That time Steven A. Cohen held the papers but no one wanted him in the building

New York City’s Attorney General announced today that hedge-fund manager Steven A. Cohen’s Equinox Fitness Holdings of Brooklyn Heights, as well as the Equinox Towers Building in Manhattan, have agreed to change the way…

That time Steven A. Cohen held the papers but no one wanted him in the building

New York City’s Attorney General announced today that hedge-fund manager Steven A. Cohen’s Equinox Fitness Holdings of Brooklyn Heights, as well as the Equinox Towers Building in Manhattan, have agreed to change the way that real estate leases are written in a way that could allow the buildings to afford to add nearly 800 apartments on their top floors. (The Heights property, in particular, has also advertised plans to house an incubator for new businesses.) This comes just a month after Cohen was sued by Richard L. Powers, a teacher at Brooklyn Collegiate School who said that Cohen failed to keep up with rent payments.

The Press explains:

By changing the language in its leases with tenants, the Equinox teams of the Heights and Manhattan buildings are exploring how they could comply with existing city zoning laws and possibly claim part of the expensive upper Manhattan real estate market. This is not about Cohen building. The 13-story Equinox at the 800 Third Ave. tower, recently erected on the seventh and eighth floors, is designed as a “portal” to its new 1,000-seat theater. By letting him stick around long enough, Cohen stands to benefit and thus might have the financial motive to lower his rent or delay rent increases — which would enable the building’s real estate to increase in value, Mr. Conlon wrote. Cohen, who brought his Equinox business to New York in 2006 and owns more than 50 units in the buildings, has agreed to defer approximately $330,000 in rent this year.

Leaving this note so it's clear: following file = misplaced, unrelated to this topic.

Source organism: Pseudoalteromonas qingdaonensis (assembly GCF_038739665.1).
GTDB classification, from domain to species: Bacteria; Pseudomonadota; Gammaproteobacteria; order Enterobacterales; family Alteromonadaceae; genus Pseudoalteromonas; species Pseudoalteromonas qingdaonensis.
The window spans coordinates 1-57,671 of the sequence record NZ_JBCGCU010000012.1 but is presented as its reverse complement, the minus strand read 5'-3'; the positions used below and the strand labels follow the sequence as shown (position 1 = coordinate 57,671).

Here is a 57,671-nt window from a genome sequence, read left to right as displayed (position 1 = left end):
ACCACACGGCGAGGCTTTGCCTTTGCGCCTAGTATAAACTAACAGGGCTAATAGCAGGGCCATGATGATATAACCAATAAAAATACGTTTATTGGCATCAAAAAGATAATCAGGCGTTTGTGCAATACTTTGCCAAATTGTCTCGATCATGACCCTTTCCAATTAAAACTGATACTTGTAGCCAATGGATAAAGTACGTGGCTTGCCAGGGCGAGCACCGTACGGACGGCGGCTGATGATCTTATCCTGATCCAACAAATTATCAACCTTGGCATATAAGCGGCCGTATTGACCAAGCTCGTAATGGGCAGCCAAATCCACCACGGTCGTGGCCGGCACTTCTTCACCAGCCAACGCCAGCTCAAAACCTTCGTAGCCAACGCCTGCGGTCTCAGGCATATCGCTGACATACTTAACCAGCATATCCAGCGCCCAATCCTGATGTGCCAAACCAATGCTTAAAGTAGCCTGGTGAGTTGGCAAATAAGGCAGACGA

Last year, Powers told a crowd at the Brooklyn Symphony Orchestra that he had been unable to find more than one bedroom in a building downtown that hadn’t been co-owned by Cohen. New York magazine sat down with Powers following the story’s publication and the teacher explained why he and Cohen have not made peace:

The whole thing is maddening and the result is that you don’t get anywhere,” Powers said. “I think Cohen is doing this for leverage, and I don’t think he cares about anything but winning.” Cohen has certainly lived up to that. A spokesman for Cohen and the Buildings Department says that he has been “managing his rent closely,” and the appraiser Robert J. Whitaker says he has been told that the gap between the high end of the rent range and the low end hasn’t occurred in years. If this ends up working in Cohen’s favor, it’s not yet known what it will cost the city. Cohen’s goal, though, is probably to double his base and reserve rent through the first year, according to an appraisal the city paid him. But the raises are based on a few long-term leases, not on the marketing of new units. “The decision by Cohen to get his rent increased is not a reasonable decision,” said Michael Haran, who is the vice president of the United Federation of Teachers. “What happens if there’s an economic downturn? Cohen makes billions. He can afford to take some of that and start a company for those without homes.”

Read the full story here.

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